Many experts raise hell over the perilous influence that technology has on children and youngsters. It is crucified as a looming menace responsible for everything from street violence to learning impediments. What gets overlooked is the variety of ways in which technology can enrich learning processes and encourage kids to seek knowledge and go about it differently than the previous generations. Namely, as technology advances by leaps and bounds, our ability to share, access, and distribute information is taken to ever new heights.
Two sides of the coin
Just because most people prefer to watch funny cat videos and seek memes, does not mean that the internet is one big flashy show. What about a myriad of scholarly dissertations and up-to-date scientific information? What is true, though, is that the information is fragmented and that the way in which it is often presented shortens children’s attention spans. This is perhaps the inevitable byproduct of a digital revolution that has taken place.
On the other hand, the internet can help parents take advantage of private tutoring and help their children overcome learning problems. Furthermore, the open-source resources are gaining traction across the cyber multiverse and some high-profile institutions like Khan Academy are in the game for more than just money. This marks a seismic shift, which levels the playing field, rendering it accessible to people of all backgrounds and financial means.
Likewise, there is a host of online education platforms in the league of Coursera and Udacity. Even some of the most reputable universities around the world now offer online courses and issue real degrees for finishing them. Distance learning is no longer an anomaly and it should not be long until it starts becoming a norm. We already have access to video lectures, e-books, virtual conferences, and interactive discussion boards.
The problem with any available content is that children often take the good with the bad. The internet, though, has changed this situation somewhat because it puts the consumers in the driver’s seat. They navigate the highways and byways of the digital world using signs by the road or nothing more than a hunch. And it should not be overlooked that is up to parents to educate children and monitor how and when they use technology.
The internet is not the only scapegoat as TV traditionally fits that description. Indeed, a lot has been said about the content children consume today. However, most people do not realize that TV shows and movies often have complex, multi-layered storylines that interweave. Grasping such a matrix calls for undivided attention as well as strong cognitive capabilities. Thus, scientists have found that in moderation, TV watching can boost alertness and memory.
As for the video games, a growing body of research suggests that they actually challenge children to solve problems by forming hypotheses and testing them. They go through a dynamic process of trial and error, rethinking their approach and obtaining new knowledge. So, if handled the right way, they are a great asset to the learning arsenal. The issue is that the bulk of educational games are of poor quality according to standards of gamers, but that is the problem of insufficient investment.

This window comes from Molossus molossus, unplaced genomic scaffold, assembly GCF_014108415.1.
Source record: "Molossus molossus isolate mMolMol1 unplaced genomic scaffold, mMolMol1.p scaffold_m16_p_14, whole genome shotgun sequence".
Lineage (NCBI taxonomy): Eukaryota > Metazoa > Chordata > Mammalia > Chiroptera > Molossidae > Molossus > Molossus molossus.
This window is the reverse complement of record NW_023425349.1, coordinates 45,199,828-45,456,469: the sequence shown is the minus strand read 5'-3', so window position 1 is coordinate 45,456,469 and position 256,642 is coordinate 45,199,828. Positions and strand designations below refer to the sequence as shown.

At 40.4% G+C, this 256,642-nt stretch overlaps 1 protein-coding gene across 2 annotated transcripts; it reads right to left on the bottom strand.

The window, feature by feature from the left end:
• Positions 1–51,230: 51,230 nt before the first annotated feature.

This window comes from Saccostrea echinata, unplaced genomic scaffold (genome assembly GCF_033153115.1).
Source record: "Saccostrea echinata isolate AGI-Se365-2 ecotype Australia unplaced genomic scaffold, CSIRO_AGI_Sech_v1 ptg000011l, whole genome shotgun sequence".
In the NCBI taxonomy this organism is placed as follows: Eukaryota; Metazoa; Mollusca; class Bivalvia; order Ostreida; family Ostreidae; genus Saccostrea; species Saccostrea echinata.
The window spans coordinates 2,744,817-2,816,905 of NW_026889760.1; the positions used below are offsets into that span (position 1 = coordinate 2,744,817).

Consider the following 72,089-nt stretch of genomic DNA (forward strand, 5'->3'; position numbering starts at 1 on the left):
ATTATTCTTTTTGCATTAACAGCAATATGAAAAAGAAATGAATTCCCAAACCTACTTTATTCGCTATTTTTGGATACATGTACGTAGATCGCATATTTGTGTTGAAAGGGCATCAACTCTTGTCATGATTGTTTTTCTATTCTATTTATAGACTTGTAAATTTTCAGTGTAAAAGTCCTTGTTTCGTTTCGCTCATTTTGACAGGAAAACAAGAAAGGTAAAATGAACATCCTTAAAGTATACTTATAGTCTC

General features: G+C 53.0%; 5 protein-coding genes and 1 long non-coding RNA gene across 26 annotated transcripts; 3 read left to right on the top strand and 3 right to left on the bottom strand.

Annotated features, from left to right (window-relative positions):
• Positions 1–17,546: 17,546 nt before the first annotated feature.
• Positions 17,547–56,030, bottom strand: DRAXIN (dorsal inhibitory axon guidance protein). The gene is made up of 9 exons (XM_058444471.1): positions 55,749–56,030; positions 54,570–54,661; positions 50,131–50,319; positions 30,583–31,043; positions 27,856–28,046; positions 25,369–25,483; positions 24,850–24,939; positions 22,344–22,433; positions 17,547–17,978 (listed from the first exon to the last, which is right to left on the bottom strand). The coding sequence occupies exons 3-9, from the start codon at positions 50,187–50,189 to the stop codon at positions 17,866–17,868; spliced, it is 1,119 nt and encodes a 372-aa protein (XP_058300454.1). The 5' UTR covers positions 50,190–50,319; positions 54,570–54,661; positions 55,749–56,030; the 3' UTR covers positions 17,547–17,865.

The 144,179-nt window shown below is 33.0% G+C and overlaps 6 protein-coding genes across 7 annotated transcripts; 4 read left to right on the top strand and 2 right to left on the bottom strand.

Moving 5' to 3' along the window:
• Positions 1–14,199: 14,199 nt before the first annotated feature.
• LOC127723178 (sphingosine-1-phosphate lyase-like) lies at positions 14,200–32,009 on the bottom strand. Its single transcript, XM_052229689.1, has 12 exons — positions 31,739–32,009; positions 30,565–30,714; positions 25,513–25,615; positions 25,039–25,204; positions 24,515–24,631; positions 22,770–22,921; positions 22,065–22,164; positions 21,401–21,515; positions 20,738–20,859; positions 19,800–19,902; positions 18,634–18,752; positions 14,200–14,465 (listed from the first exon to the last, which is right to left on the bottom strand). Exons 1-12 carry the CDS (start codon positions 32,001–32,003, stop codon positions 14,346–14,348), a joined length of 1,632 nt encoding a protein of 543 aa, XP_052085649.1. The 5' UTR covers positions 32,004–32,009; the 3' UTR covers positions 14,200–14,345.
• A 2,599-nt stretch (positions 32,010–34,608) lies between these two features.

Many rightfully argue that no amount of technology can replace the importance of one-on-one attention that educators provide. But, tech marvels are not here to make it obsolete. Virtual does not have to rule out traditional methods like homework, collaborative team projects, and exams. Like it or not, technology resonates with students and allows them to follow their preferred learning styles. It is estimated that between 60% and 80% of children are visual learners and what better medium to deliver great results than the digital environment?
There is much room for optimism. Many schools and universities have already implemented videos, graphs, and images as tools that supplement verbal learning components. They demonstrate that smart application can correct the deficiencies in primary and secondary education and bridge the gap between students and subject matter. The students become actively engaged with the material because they are comfortable with the way it is presented.
Active-learning techniques have already proven to be fruitful, and now it is time to push the boundaries even further. Today’s students have grown in fundamentally different conditions than their predecessors just 20 years ago. They are a generation of digital natives that interact with screens more often than with people. They are becoming members of a global community without setting foot outside their homes. So, just how does it make any sense to teach them using the same pedagogical methods that were utilized a century ago?
In this day and age, we have more tools and methods to improve learning outcomes than ever before. An immense ocean of information is at our fingertips, and we can seamlessly dive into it to learn in new, creative ways. Technology is not going anywhere. In fact, it is going to become even more entwined with all aspects of our reality and culture. So, we might as well make the most of it and let our children use it as a learning superweapon. Systems like the internet are neither good nor bad per se: It all comes down to how they are utilized and towards what ends.
I hope that you enjoyed this article and find it helpful for your future decisions about your children. Of course, if you find this article was helpful for you, please give it a thumbs up so that I know what to write about in future.
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